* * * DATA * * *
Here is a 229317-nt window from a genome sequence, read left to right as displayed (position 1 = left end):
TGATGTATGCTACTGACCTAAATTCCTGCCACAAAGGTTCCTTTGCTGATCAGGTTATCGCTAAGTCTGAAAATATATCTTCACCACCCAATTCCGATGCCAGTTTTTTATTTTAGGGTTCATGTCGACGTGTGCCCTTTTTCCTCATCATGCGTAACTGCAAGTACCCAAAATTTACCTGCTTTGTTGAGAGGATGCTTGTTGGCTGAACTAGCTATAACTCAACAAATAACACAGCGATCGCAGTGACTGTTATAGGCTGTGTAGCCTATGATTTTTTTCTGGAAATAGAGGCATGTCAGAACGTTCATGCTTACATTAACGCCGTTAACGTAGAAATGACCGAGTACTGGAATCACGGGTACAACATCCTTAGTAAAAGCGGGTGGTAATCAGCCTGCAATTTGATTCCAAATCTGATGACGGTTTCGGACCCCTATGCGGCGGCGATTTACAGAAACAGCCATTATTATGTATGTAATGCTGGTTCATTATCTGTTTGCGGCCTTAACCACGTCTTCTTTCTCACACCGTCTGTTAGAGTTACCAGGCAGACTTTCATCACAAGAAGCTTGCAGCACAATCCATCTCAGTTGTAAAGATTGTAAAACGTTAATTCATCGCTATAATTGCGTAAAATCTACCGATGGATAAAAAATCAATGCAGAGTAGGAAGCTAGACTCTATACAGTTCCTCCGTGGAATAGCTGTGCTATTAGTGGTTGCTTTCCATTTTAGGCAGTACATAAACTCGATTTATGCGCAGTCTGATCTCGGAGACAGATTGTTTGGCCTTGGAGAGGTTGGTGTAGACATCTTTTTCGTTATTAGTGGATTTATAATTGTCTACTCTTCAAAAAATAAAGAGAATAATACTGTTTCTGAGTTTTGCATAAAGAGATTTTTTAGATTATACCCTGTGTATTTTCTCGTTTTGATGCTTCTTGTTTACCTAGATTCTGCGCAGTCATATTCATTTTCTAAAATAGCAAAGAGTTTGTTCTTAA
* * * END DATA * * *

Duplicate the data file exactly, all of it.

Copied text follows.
Here is a 229317-nt window from a genome sequence, read left to right as displayed (position 1 = left end):
TGATGTATGCTACTGACCTAAATTCCTGCCACAAAGGTTCCTTTGCTGATCAGGTTATCGCTAAGTCTGAAAATATATCTTCACCACCCAATTCCGATGCCAGTTTTTTATTTTAGGGTTCATGTCGACGTGTGCCCTTTTTCCTCATCATGCGTAACTGCAAGTACCCAAAATTTACCTGCTTTGTTGAGAGGATGCTTGTTGGCTGAACTAGCTATAACTCAACAAATAACACAGCGATCGCAGTGACTGTTATAGGCTGTGTAGCCTATGATTTTTTTCTGGAAATAGAGGCATGTCAGAACGTTCATGCTTACATTAACGCCGTTAACGTAGAAATGACCGAGTACTGGAATCACGGGTACAACATCCTTAGTAAAAGCGGGTGGTAATCAGCCTGCAATTTGATTCCAAATCTGATGACGGTTTCGGACCCCTATGCGGCGGCGATTTACAGAAACAGCCATTATTATGTATGTAATGCTGGTTCATTATCTGTTTGCGGCCTTAACCACGTCTTCTTTCTCACACCGTCTGTTAGAGTTACCAGGCAGACTTTCATCACAAGAAGCTTGCAGCACAATCCATCTCAGTTGTAAAGATTGTAAAACGTTAATTCATCGCTATAATTGCGTAAAATCTACCGATGGATAAAAAATCAATGCAGAGTAGGAAGCTAGACTCTATACAGTTCCTCCGTGGAATAGCTGTGCTATTAGTGGTTGCTTTCCATTTTAGGCAGTACATAAACTCGATTTATGCGCAGTCTGATCTCGGAGACAGATTGTTTGGCCTTGGAGAGGTTGGTGTAGACATCTTTTTCGTTATTAGTGGATTTATAATTGTCTACTCTTCAAAAAATAAAGAGAATAATACTGTTTCTGAGTTTTGCATAAAGAGATTTTTTAGATTATACCCTGTGTATTTTCTCGTTTTGATGCTTCTTGTTTACCTAGATTCTGCGCAGTCATATTCATTTTCTAAAATAGCAAAGAGTTTGTTCTTAA